The five research projects of the bachelor students of Erasmus School of Economics who were selected to participate in the fifth edition of the SHARE (Survey of Health, Ageing and Retirement in Europe) User Conference were well-received by the audience. Many people expressed their surprise that the research had been conducted by bachelor students. Working with Robin L. Lumsdaine, visiting professor at Erasmus School of Economics, the students initially became familiar with the SHARE dataset through their case studies work and continued to use it for their bachelor thesis.
'It was important for the students’ projects to be assessed under the same criteria as everyone else’s', said Lumsdaine of the fact that organizers were not told in advance that some of the projects were submitted by students. 'It is rare to have undergraduate projects on the program of a conference of this caliber and the fact that so many were selected speaks to the research excellence at Erasmus School of Economics. Being at the conference represented both the culmination of all the students’ hard work and an opportunity to generate new ideas for future research'. Two of the presented projects were joint collaborations with Professor Lumsdaine. The first project, with Lisanne van Prooyen Schuurman and Eline van de Ven, considers how difficult episodes early in life (e.g., hunger, stress, financial hardship) affect people’s views about their future standard of living. The second project, with Sebastiaan Visser, conducts a cross-national comparison of the influence of question order and wording on responses to a survey question asking people to rate their health, additionally using data from China. In addition to the two joint projects, three students also presented their bachelor thesis work. Jesse Owie’s thesis looked at whether having a positive attitude influences a person’s willingness to take financial risks while Lisanne van Prooyen Schuurman’s thesis compared the effects of the recent financial crisis on elderly in Spain and Italy versus those in Germany and the Netherlands. Sebastiaan Visser’s thesis focused on what factors lead to productive aging in China and compared the results to factors in Europe (using SHARE).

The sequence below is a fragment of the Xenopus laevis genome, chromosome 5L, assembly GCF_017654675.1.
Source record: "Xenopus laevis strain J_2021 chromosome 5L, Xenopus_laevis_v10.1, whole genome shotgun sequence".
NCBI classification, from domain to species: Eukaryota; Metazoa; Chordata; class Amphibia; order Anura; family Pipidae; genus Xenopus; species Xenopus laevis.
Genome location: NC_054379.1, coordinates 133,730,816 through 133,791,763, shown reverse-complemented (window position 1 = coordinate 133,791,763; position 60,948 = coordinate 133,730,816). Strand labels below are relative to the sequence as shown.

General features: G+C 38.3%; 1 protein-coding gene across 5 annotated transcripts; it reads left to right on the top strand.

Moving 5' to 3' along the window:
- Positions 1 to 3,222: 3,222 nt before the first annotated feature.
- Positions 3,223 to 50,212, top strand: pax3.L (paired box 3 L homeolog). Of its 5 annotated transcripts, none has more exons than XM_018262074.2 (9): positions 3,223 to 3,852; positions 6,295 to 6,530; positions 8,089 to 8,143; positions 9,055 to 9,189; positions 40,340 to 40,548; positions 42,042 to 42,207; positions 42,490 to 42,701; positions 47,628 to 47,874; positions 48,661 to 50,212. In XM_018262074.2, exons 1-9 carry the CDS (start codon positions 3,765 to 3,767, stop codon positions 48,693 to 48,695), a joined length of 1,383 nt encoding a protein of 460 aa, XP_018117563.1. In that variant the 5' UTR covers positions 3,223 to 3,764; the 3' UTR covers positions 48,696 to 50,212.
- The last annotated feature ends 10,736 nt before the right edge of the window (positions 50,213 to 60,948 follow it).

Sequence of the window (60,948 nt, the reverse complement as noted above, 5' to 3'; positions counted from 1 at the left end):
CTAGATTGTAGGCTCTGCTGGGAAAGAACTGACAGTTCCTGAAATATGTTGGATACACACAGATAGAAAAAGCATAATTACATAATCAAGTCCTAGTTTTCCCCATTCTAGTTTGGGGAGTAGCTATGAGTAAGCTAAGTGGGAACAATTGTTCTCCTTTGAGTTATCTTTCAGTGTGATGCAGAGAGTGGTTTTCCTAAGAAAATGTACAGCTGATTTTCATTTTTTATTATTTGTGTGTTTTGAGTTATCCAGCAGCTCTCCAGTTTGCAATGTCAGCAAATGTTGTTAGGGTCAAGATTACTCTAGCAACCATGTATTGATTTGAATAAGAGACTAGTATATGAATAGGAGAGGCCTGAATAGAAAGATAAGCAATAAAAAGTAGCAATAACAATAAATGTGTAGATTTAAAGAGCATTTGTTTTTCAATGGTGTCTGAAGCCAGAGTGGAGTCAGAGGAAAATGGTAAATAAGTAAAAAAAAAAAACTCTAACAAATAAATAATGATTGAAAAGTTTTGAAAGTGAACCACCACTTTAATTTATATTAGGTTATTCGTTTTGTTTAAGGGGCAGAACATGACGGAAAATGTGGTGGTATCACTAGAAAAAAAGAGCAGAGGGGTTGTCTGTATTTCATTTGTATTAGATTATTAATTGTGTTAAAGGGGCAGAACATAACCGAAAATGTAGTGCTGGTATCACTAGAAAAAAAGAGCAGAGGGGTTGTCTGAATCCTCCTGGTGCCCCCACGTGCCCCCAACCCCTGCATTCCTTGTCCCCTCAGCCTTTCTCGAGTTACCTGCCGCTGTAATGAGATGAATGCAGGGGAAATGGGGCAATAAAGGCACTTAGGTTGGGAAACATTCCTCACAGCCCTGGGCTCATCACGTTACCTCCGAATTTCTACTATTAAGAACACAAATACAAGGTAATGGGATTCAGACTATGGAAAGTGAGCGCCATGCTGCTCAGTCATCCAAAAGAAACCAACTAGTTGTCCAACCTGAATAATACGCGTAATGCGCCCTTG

Upon returning to Erasmus, the students were asked about their experience -- 'inspirational', noted van de Ven. 'It was an amazing experience. It has shown how fascinating research is,' said van Prooyen Schuurman. Visser also highlighted 'how great it was to have a clear view into the world of researchers.' 'It was amazing to be given the opportunity”, said Owie. 'It was also exciting to meet in real life the people whose work we had read and cited in our studies.'